Professor Gary Dowsett, Deputy Director of the Australian Research Centre in Sex, Health and Society (ARCSHS) at La Trobe University and collaborators from Columbia University in the United States concluded in the study – Sexual Pleasure and Intimacy Among Men Who engage in “Bareback Sex”—that, in some cases, the HIV-seropositive men saw condom use as a barrier to expressing and experiencing intimacy and passion.
‘From a personal safety perspective, although infected individuals were aware of the possibility of contracting other sexually transmitted infections (STIs) or becoming infected with a different strain of HIV (“superinfection”), these were not sufficient deterrents to having condomless sex. Actual discussions about serostatus before having sex were not the norm,’ says Professor Dowsett and his colleagues.
An ethnically diverse sample of 120 mostly gay-identified men who engaged in “bareback” intercourse was recruited through the internet in New York City. Thirty-one of the participants were HIV-seropositive and engaged in condomless, receptive, anal-intercourse in situations of appreciable risk of HIV transmission, as “bareback” sex is defined by the authors.
The study’s participants underwent an in-depth face-to-face interview that investigated psychological factors that may be involved in barebacking among HIV-seronegative and seropositive gay identified men. The team of researchers – comprising of psychologists and sociologists – used a developmental approach to explore how barebacking was understood by the men and what might support or encourage its continuation.
Professor Dowsett says the authors explored the thoughts and feelings associated with first and subsequent experiences of bareback sex. ‘In general, no single reason or set of circumstances led to the first barebacking experience, but rather a combination of factors including curiosity, heat of the moment, engaging in foreplay that culminated in unprotected intercourse, not having condoms available, and feeling that AIDS was no longer a death sentence,’ the authors conclude.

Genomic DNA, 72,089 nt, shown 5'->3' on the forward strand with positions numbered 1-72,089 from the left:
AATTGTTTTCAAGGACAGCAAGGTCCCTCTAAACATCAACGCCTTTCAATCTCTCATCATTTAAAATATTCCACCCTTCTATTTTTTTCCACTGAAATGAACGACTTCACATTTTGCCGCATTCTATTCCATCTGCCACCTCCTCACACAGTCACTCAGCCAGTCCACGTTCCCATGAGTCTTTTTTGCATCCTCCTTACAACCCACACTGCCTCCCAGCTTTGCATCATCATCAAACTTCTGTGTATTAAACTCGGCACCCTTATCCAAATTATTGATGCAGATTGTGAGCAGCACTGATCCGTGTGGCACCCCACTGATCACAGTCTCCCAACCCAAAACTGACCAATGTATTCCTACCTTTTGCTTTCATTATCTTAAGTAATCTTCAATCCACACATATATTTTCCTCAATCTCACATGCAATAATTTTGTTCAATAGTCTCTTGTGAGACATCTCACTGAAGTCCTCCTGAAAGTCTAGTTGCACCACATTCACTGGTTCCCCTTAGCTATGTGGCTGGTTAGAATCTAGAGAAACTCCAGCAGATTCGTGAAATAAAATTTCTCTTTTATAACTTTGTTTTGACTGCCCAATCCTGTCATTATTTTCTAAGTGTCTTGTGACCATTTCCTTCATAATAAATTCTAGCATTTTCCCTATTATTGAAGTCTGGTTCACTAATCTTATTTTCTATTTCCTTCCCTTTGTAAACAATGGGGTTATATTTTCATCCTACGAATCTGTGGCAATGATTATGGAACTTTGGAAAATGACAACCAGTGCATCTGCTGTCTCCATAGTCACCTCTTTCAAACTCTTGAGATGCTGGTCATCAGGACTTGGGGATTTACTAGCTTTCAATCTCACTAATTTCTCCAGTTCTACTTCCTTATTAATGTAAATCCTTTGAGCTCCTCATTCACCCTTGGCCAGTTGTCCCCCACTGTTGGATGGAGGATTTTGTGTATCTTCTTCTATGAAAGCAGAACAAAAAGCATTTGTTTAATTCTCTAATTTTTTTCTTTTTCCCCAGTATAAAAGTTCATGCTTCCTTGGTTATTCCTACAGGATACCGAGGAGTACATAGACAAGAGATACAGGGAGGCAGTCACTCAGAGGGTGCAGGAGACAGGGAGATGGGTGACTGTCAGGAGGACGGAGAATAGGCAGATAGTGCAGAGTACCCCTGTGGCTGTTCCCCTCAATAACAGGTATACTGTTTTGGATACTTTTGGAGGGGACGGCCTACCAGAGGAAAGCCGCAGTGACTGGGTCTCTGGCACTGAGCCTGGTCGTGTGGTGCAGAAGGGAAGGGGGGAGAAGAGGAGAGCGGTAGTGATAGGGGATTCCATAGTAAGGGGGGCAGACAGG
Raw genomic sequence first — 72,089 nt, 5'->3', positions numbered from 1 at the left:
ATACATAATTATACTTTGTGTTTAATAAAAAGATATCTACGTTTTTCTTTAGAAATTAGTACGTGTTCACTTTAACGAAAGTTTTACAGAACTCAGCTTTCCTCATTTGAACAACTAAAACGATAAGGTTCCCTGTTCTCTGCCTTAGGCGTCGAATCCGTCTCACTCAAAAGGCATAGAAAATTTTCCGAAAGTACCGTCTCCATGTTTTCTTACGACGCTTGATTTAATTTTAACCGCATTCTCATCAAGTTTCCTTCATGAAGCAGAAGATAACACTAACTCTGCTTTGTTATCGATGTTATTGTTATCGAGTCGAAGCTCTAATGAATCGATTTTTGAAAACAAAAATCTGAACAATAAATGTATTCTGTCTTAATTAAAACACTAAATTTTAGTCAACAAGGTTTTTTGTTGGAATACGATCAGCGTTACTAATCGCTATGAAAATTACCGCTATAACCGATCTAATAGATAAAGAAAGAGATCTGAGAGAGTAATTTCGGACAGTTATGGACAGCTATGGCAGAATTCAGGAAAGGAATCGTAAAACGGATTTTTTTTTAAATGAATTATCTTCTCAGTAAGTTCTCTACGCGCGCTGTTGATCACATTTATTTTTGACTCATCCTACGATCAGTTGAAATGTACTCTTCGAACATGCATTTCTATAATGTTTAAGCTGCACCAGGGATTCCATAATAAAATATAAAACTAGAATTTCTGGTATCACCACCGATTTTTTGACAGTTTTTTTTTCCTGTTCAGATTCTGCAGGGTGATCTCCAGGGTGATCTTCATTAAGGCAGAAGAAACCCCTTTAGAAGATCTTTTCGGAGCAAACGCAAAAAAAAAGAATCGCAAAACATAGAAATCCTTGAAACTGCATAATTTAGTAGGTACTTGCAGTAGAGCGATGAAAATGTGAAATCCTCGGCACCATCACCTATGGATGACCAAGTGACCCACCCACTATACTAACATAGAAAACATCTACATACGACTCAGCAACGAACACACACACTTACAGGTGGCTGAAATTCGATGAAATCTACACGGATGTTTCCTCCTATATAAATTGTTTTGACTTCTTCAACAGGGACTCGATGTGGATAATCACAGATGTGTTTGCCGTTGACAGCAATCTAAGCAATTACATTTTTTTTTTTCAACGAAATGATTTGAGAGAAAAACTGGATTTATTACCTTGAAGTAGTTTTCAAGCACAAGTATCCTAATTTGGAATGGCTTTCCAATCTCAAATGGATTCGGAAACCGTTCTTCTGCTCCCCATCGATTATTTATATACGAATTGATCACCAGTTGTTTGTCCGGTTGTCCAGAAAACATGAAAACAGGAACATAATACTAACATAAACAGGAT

The first experience was often a turning point that led to more frequent engagement in the behaviour and progressive desensitization to the risks involved. Some participants alternated between abstinence and avoidance of condomless intercourse and bouts or “binges” of barebacking, the research team found.
An underlying theme present in the explanation for reasons leading to the first barebacking experience was the issue of pleasure. ‘Participants frequently expressed their enjoyment of the accompanying sensations as well as how they felt excited, sexually satisfied, thrilled, fulfilled and intimate with the partner,’ the authors report.
Among the participants in the study were HIV counsellors. In the interviews with counsellors, the researchers found a strong motivational force based on pleasure that overwhelmed their knowledge about HIV prevention and their behavioural skills to enact condom use.
‘Prevention approaches that seek alternatives to condoms may acknowledge the power of the libido while seeking to promote safer ways of attaining sexual and erotic satisfaction. The impression derived from the analysis of the narratives of the participants in our study is that for an HIV-prevention intervention to be successful in this population, it should impinge as little as possible on sexual pleasure and sexual satisfaction,’ Professor Dowsett and his colleagues conclude.
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